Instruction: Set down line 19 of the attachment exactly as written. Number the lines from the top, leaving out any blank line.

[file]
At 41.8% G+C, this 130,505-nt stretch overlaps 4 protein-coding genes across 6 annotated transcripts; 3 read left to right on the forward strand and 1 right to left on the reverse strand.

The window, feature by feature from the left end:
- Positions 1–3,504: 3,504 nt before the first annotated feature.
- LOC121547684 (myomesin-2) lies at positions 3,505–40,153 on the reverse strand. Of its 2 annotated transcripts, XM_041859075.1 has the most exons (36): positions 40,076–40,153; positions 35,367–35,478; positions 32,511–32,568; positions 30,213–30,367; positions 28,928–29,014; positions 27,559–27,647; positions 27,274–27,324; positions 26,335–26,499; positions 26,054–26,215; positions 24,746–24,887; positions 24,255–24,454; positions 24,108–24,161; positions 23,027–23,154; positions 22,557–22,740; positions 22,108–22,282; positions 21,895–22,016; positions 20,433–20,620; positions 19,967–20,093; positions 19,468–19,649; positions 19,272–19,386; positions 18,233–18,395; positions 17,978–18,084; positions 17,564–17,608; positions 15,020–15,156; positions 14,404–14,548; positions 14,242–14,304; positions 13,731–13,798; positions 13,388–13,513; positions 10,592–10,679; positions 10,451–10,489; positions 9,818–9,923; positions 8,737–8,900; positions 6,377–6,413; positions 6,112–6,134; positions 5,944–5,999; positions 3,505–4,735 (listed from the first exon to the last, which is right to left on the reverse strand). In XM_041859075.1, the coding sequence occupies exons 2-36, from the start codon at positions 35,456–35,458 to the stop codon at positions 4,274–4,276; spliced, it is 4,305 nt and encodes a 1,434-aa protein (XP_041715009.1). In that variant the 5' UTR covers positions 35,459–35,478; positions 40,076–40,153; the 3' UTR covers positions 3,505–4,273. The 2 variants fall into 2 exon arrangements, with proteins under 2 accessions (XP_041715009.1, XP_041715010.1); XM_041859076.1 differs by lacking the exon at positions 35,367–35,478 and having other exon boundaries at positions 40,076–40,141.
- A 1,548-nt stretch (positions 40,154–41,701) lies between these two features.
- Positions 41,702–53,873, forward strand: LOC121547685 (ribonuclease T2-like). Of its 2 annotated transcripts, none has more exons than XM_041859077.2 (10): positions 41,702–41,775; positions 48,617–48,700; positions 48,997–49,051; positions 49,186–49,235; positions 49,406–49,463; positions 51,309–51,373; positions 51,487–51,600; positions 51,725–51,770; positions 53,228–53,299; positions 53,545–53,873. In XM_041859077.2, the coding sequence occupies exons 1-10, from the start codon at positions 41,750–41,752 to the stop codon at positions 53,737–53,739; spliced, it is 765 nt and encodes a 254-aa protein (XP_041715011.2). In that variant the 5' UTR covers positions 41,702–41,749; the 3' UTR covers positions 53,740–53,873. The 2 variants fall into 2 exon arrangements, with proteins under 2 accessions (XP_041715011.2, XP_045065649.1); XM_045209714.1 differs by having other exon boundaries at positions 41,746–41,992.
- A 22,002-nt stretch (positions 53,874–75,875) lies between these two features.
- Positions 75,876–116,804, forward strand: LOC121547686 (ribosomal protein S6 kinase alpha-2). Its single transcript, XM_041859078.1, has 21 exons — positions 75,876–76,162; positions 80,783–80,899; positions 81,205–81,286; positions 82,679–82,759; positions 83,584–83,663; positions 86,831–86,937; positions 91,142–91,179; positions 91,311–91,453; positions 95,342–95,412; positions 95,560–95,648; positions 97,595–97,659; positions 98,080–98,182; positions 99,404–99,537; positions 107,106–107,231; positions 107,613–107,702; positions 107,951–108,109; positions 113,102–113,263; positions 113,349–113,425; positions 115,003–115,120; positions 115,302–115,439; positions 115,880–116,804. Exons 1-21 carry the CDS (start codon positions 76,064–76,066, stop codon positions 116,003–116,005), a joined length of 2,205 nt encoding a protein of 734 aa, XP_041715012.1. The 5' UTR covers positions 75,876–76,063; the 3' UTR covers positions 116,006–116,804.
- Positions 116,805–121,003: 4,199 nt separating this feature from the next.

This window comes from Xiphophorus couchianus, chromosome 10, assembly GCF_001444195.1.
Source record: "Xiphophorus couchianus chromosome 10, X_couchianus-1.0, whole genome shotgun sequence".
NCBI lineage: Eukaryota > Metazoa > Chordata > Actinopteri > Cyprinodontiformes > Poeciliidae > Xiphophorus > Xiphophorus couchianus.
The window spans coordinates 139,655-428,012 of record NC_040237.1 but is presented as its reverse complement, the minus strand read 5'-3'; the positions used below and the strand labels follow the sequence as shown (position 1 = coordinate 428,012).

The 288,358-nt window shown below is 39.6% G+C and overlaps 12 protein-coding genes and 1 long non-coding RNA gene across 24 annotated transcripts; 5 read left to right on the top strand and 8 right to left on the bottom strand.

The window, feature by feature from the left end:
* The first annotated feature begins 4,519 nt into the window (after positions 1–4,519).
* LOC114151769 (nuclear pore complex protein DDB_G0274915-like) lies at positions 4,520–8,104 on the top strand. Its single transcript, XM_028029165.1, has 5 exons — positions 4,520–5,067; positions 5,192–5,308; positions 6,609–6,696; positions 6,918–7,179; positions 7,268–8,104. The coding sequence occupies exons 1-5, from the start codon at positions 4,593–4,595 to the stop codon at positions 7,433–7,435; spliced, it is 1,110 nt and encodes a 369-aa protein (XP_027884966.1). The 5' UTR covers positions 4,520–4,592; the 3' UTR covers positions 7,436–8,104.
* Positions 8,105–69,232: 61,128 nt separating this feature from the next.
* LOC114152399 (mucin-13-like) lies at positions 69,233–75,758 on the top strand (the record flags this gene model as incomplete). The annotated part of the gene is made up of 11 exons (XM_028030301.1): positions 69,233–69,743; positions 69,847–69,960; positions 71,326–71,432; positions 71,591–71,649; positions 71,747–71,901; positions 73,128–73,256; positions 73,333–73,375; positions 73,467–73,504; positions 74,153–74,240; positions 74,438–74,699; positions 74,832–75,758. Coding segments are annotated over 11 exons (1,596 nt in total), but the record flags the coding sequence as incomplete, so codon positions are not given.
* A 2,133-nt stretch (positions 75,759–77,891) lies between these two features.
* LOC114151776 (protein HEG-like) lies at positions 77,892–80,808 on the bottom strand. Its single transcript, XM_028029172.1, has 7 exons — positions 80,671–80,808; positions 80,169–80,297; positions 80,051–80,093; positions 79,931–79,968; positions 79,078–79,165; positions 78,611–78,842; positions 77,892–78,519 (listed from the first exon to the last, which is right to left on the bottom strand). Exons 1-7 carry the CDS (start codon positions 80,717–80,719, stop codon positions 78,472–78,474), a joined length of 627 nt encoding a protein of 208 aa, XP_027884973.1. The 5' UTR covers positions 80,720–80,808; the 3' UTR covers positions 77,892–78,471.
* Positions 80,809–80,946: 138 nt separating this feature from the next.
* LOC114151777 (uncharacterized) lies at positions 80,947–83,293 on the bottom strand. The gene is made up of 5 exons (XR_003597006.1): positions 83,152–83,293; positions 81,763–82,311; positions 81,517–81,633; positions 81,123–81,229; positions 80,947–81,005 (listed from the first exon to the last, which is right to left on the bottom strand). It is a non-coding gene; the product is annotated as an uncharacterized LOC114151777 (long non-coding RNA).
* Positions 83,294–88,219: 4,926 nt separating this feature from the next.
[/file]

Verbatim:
* LOC114152399 (mucin-13-like) lies at positions 69,233–75,758 on the top strand (the record flags this gene model as incomplete). The annotated part of the gene is made up of 11 exons (XM_028030301.1): positions 69,233–69,743; positions 69,847–69,960; positions 71,326–71,432; positions 71,591–71,649; positions 71,747–71,901; positions 73,128–73,256; positions 73,333–73,375; positions 73,467–73,504; positions 74,153–74,240; positions 74,438–74,699; positions 74,832–75,758. Coding segments are annotated over 11 exons (1,596 nt in total), but the record flags the coding sequence as incomplete, so codon positions are not given.